A local geriatric club rented every tent site for their annual art show. It was the only weekend of the year Death Valley National Park would be fully booked. We showed up missing that last comfortable spot near toilet paper and portajohns. It was your first camping trip, and the first time you’d experience life below 65 degrees. It would be 32 inside our south facing tent. I explained we’d go “back country”, a hilarious phrase used by tame people, and sleep right on the mountain. You’d never been cold before and as the tent shivered into nightfall, you exhaled and saw your first breath leave you. You tested several more, silently, watching ice form against the canopy. Then laughed a little supernova out into the beyond.
Zachary Fishel teaches seventh grade in the world’s sunniest town. His work is widely published with two full credit titles to his name. When able he spends time hiking with his dog and eating ice cream with his wife.
My mother made herself the deer with a broken leg We saw a deer through the pane into someone else’s yard. The leg moved like a tube sock pinned to the hip and half filled with sticks. I did not like to see it suffer, either. She was upset —my mother —that no one helped the doe. Was it a mother, too? As if we were the first to observe the scene. We weren’t. All had been told to let her be. My mother had suffered a destruction of the self, a divorce, and no one cared. That wasn’t true. We were grown, on our own. I agree it was hard. Yet in those moments of a cold November day, we watched a doe, disabled and enduring, walk across a yard and eat a hedge. I wish she could have seen it like that. Amy Holman is the author of the collection, Wrens Fly Through This Opened Window (Somondoco Press, 2010) and four chapbooks, including the prizewinning Wait for Me, I’m Gone (Dream Horse Press, 2005). Recent poems have been in or accepted by Blueline,
I've posted this before, on a depressing day probably just like this one. This poem makes me feel better. That's all I have to say on that. It turned out worse than I thought The champion defended his title then Eldridge Cleaver came on to talk about his reasons for becoming a member of the Church of Jesus Christ of Latter Day Saints Grandma and I damn near fell out of our chairs Went to town and got crazy drunk Came back home, called you long-distance after cruising and drooling Mainstreet again This is my last wish and love poem It is as follows Want to hold the wake at noon with plenty of acid and rum No friends and relatives Ghost music by Hendrix and the Byrds drowning all sound as you fuck me to dust beneath the chickenshit Mormon sun. Links: http://www.limberlostpress.com/authors/161embree1.html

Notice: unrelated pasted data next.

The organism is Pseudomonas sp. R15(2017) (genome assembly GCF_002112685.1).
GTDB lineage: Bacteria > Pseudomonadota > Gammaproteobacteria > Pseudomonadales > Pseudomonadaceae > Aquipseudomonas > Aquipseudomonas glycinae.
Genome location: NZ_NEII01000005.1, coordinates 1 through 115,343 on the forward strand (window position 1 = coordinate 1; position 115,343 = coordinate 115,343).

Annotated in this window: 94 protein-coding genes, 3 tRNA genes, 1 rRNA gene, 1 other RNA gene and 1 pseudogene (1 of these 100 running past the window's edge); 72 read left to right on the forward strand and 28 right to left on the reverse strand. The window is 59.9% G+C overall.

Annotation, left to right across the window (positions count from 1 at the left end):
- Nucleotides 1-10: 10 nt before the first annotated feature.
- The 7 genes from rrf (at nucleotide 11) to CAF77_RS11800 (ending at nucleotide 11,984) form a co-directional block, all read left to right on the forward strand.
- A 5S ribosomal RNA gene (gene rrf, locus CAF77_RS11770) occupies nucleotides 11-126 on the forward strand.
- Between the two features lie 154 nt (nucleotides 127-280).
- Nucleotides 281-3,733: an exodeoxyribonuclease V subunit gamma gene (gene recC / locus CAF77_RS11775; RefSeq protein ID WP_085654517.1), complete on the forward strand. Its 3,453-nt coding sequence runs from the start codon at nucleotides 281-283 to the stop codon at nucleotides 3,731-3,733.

Grief (for J’uan) Maybe we turn into clouds of reefer Particulates coating the lungs of the people thinking about us First and secondhand smoke Clinging to the frizzing gray locs of the women mourning us Or maybe we are in the splashes of Hennessey Swirling in the bottoms of Styrofoam cups A bad burn in the throats of our brothers Something to remember us by On the way back up. Maybe we are still here. In the way the candles keep going out In the way they call out to God. If they only looked up they could see our eyes Shining through the branches and glittering through the haze Below the stars. Maureen O'Leary lives in Sacramento, California. Her work appears in Coffin Bell Journal, Bandit Fiction, The Horror Zine, Ariadne Magazine, and Sycamore Review. She is a graduate of Ashland MFA.